I am running a simulation study. In my field, we always run multiple repetitions and then aggregate the results. How many repetitions would you recommend based on the rstan model I fit? As I already did 4 chains of 2500 iterations, I think this is also repetitions as well. I guess I am all thinking about saving time but getting the most reliable results. :-) Thank you for your attention.


#5

Neff of 1000 should be pretty good.

Check the MC_error column there. That’s an estimate of the Monte Carlo error: https://web.northeastern.edu/afeiguin/phys5870/phys5870/node71.html.

The posterior mean of mu[4] is -2.8. The MC_error estimate is like 0.05. So do you need to be able to identify the mean of mu[4] more accurately than within a range of like -2.9 to -2.7? If so, you’ll need more samples. If not, you’re done.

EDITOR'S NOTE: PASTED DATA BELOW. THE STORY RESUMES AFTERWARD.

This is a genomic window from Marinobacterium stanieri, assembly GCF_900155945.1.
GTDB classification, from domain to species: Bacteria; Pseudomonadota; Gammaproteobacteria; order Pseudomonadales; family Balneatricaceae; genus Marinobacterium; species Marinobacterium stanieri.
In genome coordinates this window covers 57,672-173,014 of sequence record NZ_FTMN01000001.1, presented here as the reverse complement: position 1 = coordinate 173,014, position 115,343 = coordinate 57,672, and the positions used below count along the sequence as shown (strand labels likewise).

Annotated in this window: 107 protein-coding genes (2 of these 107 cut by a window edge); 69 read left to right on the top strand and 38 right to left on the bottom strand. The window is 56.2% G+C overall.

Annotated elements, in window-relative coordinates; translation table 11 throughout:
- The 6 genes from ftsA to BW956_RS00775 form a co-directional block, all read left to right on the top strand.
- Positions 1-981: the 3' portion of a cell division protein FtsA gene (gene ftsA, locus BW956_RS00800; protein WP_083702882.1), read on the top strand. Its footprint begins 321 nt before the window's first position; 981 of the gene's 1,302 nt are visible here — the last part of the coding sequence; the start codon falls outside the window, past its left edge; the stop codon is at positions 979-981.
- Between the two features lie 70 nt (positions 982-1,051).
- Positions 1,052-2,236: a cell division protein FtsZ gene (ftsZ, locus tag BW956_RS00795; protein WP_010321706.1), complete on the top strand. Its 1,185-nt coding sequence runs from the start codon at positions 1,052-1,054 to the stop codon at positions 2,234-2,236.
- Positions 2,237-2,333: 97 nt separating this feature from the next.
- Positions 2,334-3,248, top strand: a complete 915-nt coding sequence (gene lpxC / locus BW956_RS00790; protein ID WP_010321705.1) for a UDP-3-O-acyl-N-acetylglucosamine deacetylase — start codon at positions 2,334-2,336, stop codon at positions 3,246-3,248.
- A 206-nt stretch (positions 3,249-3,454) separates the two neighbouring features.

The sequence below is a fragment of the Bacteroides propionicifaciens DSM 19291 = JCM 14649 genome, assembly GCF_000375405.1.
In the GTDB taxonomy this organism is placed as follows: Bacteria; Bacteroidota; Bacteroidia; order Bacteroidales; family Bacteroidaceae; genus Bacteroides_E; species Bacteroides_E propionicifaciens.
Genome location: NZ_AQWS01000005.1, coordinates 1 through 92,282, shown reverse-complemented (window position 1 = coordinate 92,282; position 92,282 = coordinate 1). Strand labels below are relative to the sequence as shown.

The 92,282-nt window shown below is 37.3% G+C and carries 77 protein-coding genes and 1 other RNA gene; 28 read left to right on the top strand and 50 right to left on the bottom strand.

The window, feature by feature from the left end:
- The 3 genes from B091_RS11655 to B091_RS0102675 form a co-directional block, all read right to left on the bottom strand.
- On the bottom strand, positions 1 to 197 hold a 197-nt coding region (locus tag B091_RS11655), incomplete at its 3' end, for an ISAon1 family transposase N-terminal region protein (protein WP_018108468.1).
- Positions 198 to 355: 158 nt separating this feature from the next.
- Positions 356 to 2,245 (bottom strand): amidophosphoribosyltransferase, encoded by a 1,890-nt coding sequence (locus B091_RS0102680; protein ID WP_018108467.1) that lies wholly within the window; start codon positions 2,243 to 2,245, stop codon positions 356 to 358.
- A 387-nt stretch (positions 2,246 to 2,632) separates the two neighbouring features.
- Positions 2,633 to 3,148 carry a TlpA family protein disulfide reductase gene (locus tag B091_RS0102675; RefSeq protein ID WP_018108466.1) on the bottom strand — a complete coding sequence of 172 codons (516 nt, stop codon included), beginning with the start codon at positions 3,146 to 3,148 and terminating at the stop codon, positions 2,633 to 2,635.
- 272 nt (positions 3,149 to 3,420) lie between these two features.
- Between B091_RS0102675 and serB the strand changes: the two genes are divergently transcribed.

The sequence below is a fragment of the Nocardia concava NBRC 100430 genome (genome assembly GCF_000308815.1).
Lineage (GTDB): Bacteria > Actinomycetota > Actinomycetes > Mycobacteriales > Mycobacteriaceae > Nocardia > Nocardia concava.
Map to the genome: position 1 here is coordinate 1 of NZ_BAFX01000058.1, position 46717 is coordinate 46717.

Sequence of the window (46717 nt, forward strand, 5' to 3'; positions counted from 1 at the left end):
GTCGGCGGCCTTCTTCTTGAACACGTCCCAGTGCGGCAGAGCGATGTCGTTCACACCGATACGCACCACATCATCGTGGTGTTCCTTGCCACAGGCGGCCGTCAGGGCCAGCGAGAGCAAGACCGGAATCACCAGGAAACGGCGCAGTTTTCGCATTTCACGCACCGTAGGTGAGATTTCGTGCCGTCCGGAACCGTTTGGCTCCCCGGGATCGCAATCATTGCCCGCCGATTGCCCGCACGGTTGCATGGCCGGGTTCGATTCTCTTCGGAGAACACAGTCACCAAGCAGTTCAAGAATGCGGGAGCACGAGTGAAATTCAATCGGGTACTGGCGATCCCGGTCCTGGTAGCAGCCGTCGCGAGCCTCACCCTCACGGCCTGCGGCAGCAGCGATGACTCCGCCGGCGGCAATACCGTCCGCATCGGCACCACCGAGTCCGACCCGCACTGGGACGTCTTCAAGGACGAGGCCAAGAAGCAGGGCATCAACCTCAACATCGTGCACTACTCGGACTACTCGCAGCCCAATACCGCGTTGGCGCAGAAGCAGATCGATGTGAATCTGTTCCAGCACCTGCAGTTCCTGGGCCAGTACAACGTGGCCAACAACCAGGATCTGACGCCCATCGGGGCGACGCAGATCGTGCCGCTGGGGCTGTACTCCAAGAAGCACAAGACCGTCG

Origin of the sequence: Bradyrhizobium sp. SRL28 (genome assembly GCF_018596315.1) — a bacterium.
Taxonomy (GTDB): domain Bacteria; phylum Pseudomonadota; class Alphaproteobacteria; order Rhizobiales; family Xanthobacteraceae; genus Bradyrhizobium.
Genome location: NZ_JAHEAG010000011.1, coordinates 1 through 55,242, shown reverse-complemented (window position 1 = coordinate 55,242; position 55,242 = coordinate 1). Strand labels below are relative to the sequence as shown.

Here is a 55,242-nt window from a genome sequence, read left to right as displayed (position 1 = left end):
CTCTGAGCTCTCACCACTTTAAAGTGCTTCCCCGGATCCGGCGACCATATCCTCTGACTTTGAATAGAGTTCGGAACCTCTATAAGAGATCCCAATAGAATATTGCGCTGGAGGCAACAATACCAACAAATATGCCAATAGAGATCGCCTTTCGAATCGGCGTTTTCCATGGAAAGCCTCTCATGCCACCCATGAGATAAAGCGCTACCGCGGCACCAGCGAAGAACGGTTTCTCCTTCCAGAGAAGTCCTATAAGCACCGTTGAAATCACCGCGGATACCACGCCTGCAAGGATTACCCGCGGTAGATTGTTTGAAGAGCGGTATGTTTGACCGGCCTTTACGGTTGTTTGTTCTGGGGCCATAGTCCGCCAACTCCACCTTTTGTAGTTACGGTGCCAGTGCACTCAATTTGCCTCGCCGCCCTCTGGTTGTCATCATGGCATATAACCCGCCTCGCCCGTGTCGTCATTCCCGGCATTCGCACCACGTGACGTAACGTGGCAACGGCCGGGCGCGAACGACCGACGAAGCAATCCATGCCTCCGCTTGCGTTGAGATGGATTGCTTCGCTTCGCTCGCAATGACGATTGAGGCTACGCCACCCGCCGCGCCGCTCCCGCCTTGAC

We’re usually interested in more complicated things than the mean of one parameter. If you want to avoid going crazy checking Monte Carlo diagnostics on your posterior samples, work on checking your model calibration with posterior predictives and such once the Rhat/Neff diagnostics seem okay.

I’ll worm out of this and say it is up to you to convince yourself and your audience :D.

The generic ways to check a model are:

  1. Make sure your prior predictions are sane
  2. Convince yourself that you can recover parameters with simulated data
  3. Make sure your diagnostics are good (4 chains, Rhats = 1.0, no divergences, enough Neffs)
  4. Check the calibration of the model with posterior predictions

So if you’ve done all those things and you’re happy with your model, awesome, make a nice presentation and convince other folks of your stuff.


#6

Thank you very much, Ben. All the comments are very helpful. :-)